GAME: Word of the Day (WOTD)

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Re: GAME: Word of the Day (WOTD)

Postby Algot Runeman » Mon Aug 06, 2018 5:58 am

ratite

/ˈratʌɪt/
adjective
Ornithology
(of a bird) having a flat breastbone without a keel, and so unable to fly.
Contrasted with carinate
noun
Ornithology
Any of the mostly large, flightless birds with a ratite breastbone, i.e. the ostrich, rhea, emu, cassowary, and kiwi, together with the extinct moa and elephant bird.

Origin
Late 19th century: from Latin ratis ‘raft’ + -ite.

==========

I don't want to meet a ratite
In the darkest middle of the night.
There is no doubt I might
Just scream aloud in fright.

Really, everything's all right
There's not a rat in sight
Though, from the name, I might
Confuse the animal, but not on sight.

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Re: GAME: Word of the Day (WOTD)

Postby Algot Runeman » Tue Aug 07, 2018 6:27 am

interlinear

/ɪntəˈlɪnɪə/
adjective
1 Written or printed between the lines of a text.
1.1 (of a book) having the same text in different languages printed on alternate lines.

Origin
Late Middle English: from medieval Latin interlinearis, from inter- ‘between’ + Latin linearis (from linea ‘line’).

==========

(interlinear writing)
I would write here.
I würde hier schreiben.
Two languages together.
Zwei Sprachen zusammen.
:? ----------------------- :?

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Re: GAME: Word of the Day (WOTD)

Postby voralfred » Tue Aug 07, 2018 7:19 pm

Algot Runeman wrote:interlinear

/ɪntəˈlɪnɪə/
adjective
1 Written or printed between the lines of a text.
1.1 (of a book) having the same text in different languages printed on alternate lines.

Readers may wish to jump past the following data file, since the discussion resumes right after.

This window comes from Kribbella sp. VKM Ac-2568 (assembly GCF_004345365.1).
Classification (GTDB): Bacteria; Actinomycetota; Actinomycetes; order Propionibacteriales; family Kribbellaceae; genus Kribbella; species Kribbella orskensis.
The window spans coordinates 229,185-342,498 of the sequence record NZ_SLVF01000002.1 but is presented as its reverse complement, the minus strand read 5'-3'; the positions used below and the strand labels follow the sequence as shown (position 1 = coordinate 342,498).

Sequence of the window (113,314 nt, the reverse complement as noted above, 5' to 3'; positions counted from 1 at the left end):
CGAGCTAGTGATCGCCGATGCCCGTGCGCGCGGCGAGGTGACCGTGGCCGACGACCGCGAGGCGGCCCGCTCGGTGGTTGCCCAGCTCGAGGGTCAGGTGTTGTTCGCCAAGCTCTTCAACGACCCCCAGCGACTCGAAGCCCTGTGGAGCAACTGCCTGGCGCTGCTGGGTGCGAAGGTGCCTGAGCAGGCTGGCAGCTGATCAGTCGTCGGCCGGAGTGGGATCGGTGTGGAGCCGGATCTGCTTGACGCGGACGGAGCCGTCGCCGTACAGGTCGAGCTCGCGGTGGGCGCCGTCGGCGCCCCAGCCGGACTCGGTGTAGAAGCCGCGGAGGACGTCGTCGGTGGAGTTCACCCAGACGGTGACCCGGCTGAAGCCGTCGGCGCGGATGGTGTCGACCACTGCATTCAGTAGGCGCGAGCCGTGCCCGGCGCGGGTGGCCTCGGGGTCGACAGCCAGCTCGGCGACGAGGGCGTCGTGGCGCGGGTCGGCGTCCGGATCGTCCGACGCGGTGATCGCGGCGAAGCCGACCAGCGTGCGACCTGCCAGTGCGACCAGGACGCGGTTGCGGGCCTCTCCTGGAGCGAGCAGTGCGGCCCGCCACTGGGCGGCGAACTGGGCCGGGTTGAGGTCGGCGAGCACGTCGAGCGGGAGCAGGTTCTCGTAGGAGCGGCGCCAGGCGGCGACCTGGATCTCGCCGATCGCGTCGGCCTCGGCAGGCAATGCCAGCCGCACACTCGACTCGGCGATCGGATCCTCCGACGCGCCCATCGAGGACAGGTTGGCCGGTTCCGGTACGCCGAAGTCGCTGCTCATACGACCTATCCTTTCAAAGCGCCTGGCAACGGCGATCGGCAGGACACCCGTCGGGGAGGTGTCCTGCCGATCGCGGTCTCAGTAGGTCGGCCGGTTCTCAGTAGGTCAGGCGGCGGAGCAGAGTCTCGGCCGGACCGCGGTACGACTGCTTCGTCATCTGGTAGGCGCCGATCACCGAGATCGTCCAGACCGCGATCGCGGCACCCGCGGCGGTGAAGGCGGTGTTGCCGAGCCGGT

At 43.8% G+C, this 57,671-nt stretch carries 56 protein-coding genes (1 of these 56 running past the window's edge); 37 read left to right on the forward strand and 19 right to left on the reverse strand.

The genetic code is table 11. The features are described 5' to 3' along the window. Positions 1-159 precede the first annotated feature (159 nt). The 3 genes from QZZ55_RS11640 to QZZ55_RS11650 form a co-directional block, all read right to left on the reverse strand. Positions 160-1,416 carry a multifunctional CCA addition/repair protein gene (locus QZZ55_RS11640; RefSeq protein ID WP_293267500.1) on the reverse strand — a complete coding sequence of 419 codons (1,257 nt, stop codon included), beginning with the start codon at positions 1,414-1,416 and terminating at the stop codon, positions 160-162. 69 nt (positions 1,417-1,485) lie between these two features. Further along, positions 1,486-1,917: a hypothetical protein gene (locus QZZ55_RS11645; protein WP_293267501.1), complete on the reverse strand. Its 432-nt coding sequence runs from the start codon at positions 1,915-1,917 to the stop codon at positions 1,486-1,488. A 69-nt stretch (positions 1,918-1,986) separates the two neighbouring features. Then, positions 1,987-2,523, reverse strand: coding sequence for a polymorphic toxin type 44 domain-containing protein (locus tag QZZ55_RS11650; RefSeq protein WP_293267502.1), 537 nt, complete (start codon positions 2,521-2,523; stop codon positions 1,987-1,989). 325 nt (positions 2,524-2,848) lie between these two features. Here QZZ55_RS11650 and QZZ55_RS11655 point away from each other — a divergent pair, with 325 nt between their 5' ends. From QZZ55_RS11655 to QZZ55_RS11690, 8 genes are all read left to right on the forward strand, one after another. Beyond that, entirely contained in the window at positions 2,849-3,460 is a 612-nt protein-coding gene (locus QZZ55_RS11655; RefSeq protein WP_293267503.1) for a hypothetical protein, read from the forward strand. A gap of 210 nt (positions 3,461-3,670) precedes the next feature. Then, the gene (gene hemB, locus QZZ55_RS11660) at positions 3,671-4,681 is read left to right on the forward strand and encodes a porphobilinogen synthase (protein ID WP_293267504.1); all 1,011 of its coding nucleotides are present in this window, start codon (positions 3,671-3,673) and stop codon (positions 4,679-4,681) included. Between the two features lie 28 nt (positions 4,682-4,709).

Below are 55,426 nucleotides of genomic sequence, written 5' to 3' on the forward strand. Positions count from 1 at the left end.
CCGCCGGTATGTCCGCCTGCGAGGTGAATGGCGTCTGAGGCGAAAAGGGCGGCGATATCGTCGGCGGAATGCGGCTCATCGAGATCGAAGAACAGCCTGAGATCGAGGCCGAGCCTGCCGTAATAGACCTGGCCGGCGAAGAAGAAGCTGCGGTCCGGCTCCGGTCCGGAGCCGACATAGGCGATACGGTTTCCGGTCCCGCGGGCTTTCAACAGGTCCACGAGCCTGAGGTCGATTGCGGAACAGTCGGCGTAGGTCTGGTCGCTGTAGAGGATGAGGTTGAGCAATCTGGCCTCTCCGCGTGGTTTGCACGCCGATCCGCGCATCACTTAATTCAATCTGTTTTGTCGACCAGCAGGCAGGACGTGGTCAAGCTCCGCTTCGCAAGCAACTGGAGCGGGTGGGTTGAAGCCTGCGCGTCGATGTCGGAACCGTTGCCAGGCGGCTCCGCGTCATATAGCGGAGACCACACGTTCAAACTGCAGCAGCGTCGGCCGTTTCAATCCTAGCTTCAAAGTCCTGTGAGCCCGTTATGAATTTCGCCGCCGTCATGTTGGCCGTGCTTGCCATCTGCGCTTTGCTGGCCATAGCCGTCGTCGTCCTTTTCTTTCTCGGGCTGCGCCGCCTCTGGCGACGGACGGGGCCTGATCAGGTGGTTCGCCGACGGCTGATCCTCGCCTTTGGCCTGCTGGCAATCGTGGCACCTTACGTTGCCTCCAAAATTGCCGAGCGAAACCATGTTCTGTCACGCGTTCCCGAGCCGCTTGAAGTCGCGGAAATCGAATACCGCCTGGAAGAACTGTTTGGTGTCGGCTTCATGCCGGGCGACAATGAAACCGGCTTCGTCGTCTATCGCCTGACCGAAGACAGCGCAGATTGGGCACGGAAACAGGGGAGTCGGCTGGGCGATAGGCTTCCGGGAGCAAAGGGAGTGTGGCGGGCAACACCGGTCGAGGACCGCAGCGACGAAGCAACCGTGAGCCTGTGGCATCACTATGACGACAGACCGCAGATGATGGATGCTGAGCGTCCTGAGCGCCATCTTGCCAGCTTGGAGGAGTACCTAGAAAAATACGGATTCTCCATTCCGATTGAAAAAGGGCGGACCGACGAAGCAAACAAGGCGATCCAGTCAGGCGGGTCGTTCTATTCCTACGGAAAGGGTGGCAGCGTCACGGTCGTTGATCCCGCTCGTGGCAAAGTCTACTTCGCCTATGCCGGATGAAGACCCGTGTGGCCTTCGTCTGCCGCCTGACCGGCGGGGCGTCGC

Origin
Late Middle English: from medieval Latin interlinearis, from inter- ‘between’ + Latin linearis (from linea ‘line’).

==========

(interlinear writing)
I would write here.
I würde hier schreiben.
Two languages together.
Zwei Sprachen zusammen.
:? ----------------------- :?

(...)


Your poem would have been even more interlinear if instead of alternating english and german, you had alternated two lost languages of ancient Crete, namely linear A and linear B !
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Re: GAME: Word of the Day (WOTD)

Postby Algot Runeman » Wed Aug 08, 2018 5:56 am

pleasance

/ˈplɛz(ə)ns/
noun
A secluded enclosure or part of a garden, especially one attached to a large house.

Origin
Middle English (in the sense ‘pleasure’): from Old French plaisance, from plaisant ‘pleasing’ (see pleasant).

==========

Patricia perused the pleasance
And soon settled in with her presents.
Surrounded by the flowers,
She wiled away some hours.
Reading her newest book
In the cosy little nook.

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Re: GAME: Word of the Day (WOTD)

Postby Algot Runeman » Thu Aug 09, 2018 8:04 am